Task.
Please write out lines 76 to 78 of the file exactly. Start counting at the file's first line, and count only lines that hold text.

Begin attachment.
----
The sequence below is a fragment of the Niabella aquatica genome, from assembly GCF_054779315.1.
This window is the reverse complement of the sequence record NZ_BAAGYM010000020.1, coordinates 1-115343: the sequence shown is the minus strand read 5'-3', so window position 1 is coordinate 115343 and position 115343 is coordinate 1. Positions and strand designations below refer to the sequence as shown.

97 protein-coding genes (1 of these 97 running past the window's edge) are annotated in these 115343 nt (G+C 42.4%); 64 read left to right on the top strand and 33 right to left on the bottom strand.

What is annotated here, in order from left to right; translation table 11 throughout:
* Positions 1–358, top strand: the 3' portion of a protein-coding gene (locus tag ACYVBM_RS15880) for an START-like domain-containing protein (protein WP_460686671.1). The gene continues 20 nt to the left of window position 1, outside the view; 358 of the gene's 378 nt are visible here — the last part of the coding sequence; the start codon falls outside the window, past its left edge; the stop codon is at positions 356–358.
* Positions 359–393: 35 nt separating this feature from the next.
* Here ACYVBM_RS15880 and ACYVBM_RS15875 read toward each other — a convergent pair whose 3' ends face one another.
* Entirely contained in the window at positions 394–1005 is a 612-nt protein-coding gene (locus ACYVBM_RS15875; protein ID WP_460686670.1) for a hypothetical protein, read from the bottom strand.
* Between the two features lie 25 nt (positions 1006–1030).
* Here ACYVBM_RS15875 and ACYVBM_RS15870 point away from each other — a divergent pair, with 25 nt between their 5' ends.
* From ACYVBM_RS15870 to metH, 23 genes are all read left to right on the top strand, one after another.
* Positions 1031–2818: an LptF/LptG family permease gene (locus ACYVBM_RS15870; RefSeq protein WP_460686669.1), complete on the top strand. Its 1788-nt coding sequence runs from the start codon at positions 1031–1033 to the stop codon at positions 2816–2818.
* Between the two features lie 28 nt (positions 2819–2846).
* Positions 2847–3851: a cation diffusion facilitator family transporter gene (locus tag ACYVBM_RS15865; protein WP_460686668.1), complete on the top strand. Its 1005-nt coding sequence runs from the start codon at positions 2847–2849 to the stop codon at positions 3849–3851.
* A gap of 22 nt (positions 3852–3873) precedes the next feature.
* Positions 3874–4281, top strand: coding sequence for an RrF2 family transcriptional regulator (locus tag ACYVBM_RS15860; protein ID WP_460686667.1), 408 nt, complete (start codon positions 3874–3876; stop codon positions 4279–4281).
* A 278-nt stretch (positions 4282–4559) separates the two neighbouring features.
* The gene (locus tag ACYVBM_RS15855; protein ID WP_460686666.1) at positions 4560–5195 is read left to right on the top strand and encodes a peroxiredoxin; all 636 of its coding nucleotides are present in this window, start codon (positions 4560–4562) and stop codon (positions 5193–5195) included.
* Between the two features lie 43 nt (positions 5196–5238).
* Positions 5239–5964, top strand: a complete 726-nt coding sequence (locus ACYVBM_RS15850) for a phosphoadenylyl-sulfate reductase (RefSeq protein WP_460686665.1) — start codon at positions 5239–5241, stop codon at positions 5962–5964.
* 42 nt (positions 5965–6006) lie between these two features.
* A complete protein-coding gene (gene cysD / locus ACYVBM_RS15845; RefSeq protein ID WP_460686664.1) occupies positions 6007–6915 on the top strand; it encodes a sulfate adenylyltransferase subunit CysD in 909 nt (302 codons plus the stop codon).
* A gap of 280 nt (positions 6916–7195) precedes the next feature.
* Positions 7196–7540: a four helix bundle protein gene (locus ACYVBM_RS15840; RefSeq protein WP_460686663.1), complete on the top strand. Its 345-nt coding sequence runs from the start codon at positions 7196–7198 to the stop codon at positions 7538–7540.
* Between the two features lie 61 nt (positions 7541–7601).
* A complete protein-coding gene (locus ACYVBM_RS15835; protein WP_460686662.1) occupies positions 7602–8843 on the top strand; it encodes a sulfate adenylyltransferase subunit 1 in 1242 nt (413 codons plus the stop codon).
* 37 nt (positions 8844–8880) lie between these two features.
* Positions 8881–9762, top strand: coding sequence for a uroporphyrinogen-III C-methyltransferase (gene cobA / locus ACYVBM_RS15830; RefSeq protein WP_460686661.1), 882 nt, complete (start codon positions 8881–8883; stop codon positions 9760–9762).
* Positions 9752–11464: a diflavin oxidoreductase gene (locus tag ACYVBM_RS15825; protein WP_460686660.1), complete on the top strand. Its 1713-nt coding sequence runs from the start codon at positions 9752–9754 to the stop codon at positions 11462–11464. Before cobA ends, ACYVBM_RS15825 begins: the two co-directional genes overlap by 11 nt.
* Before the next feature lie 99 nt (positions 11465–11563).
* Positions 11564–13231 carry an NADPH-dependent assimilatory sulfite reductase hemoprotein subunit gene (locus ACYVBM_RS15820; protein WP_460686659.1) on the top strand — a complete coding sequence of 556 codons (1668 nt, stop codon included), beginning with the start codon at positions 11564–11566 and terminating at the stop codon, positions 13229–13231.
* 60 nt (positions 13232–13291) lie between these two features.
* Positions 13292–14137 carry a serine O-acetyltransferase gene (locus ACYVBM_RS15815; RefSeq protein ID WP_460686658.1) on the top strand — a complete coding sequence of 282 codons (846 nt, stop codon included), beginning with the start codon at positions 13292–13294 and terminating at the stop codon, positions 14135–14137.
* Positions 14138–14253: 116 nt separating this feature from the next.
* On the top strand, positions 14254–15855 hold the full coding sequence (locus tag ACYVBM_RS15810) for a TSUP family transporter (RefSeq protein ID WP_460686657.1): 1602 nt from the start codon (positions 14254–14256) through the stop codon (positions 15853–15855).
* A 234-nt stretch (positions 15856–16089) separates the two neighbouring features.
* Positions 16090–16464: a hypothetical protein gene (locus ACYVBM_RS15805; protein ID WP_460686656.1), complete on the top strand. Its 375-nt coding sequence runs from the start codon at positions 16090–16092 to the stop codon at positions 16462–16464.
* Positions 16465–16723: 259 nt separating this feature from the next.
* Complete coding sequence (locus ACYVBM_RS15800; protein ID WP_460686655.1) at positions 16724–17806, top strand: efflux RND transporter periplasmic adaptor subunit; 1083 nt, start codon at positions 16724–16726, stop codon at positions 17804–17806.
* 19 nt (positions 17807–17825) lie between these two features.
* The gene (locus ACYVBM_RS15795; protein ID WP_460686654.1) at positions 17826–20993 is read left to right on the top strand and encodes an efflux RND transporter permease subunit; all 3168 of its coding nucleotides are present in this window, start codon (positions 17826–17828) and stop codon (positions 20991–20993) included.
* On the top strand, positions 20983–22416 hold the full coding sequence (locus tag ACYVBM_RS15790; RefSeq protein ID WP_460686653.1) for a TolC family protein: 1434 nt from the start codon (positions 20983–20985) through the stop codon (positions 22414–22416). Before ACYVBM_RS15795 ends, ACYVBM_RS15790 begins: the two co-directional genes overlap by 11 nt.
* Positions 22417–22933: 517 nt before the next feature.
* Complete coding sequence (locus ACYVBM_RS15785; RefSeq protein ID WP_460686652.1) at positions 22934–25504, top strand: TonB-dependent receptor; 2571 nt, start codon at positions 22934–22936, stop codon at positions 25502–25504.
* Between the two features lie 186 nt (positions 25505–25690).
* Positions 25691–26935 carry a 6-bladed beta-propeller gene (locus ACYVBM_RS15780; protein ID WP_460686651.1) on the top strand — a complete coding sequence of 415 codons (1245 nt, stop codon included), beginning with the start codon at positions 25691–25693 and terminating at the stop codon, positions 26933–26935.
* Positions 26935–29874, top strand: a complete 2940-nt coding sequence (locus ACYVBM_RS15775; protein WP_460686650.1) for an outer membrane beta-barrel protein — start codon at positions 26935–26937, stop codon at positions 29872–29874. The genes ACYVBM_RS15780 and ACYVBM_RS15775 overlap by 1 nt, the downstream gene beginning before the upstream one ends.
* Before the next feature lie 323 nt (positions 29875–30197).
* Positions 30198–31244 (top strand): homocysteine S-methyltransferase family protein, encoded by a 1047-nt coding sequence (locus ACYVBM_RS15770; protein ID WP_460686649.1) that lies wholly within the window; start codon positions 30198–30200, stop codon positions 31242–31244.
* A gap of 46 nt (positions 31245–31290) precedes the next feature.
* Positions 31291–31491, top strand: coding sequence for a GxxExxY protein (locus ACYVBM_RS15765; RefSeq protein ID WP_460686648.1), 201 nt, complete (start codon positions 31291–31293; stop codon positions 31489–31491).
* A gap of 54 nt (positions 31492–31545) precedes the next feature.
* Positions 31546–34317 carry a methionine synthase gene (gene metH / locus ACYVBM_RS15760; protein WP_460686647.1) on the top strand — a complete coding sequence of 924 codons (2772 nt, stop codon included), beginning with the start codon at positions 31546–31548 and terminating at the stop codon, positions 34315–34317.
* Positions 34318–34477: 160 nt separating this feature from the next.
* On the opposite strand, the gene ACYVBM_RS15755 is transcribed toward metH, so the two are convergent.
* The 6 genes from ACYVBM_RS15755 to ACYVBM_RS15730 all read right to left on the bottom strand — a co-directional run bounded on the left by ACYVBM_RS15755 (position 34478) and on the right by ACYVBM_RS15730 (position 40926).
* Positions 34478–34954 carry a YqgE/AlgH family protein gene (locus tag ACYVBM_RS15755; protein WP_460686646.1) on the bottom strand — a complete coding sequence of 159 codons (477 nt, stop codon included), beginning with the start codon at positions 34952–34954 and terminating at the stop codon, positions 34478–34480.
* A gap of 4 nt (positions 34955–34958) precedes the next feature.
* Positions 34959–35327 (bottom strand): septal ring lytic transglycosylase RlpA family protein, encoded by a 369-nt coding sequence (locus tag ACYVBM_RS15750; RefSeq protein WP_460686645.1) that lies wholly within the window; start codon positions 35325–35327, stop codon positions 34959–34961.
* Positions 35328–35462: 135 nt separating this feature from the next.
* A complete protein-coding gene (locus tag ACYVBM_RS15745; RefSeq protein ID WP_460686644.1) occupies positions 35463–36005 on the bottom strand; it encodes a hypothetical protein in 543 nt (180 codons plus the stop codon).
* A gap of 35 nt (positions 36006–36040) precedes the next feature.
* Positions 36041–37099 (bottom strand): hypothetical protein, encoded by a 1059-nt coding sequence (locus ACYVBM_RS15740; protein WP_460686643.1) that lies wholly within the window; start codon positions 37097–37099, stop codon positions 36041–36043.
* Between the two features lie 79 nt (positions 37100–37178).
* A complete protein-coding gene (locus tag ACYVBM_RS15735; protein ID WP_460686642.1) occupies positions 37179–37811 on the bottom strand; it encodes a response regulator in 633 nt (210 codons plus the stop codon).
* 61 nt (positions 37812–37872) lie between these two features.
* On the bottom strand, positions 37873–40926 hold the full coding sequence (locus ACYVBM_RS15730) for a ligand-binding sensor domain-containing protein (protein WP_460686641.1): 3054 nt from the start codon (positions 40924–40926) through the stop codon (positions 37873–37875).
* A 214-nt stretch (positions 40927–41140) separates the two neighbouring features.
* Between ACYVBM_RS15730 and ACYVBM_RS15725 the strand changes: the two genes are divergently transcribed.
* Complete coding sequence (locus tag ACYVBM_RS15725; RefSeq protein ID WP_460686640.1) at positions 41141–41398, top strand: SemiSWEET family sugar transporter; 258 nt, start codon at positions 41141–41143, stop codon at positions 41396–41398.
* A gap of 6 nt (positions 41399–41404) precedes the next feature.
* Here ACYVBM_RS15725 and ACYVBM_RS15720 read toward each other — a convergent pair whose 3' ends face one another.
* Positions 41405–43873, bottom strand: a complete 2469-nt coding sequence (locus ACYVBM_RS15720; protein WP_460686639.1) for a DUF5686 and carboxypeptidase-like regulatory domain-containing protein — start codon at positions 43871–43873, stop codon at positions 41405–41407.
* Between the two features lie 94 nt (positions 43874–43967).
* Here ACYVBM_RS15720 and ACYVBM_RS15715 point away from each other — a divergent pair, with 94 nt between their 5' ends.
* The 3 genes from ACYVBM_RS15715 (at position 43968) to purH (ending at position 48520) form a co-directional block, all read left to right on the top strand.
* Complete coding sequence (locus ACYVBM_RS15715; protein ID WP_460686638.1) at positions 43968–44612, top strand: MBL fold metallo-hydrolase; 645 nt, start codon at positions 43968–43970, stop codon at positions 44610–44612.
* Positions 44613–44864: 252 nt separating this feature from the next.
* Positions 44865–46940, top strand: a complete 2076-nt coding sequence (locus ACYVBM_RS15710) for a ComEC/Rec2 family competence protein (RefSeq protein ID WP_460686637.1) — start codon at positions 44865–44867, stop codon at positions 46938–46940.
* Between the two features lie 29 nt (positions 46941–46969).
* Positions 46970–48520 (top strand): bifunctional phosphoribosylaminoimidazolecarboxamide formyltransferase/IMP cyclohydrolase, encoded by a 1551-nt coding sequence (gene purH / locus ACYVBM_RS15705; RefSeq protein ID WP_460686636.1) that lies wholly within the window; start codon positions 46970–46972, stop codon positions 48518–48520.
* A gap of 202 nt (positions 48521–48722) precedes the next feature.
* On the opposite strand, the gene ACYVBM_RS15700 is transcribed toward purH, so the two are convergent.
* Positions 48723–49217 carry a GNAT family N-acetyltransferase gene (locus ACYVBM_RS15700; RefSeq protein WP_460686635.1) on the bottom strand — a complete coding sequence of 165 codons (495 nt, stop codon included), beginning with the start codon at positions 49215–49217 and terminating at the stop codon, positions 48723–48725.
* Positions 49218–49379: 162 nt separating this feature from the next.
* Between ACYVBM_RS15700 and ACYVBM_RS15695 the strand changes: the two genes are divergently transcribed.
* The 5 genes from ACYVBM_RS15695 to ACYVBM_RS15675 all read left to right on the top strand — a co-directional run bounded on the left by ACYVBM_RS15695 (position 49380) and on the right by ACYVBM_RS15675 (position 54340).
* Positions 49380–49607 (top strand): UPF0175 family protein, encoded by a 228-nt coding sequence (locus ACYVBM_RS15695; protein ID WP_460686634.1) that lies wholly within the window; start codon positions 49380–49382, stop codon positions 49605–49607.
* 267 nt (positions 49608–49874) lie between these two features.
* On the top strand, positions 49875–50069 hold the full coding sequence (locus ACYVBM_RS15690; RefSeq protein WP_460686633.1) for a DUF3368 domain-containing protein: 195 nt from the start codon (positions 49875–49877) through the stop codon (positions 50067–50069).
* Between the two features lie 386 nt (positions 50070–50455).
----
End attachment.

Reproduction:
* The 3 genes from ACYVBM_RS15715 (at position 43968) to purH (ending at position 48520) form a co-directional block, all read left to right on the top strand.
* Complete coding sequence (locus ACYVBM_RS15715; protein ID WP_460686638.1) at positions 43968–44612, top strand: MBL fold metallo-hydrolase; 645 nt, start codon at positions 43968–43970, stop codon at positions 44610–44612.
* Positions 44613–44864: 252 nt separating this feature from the next.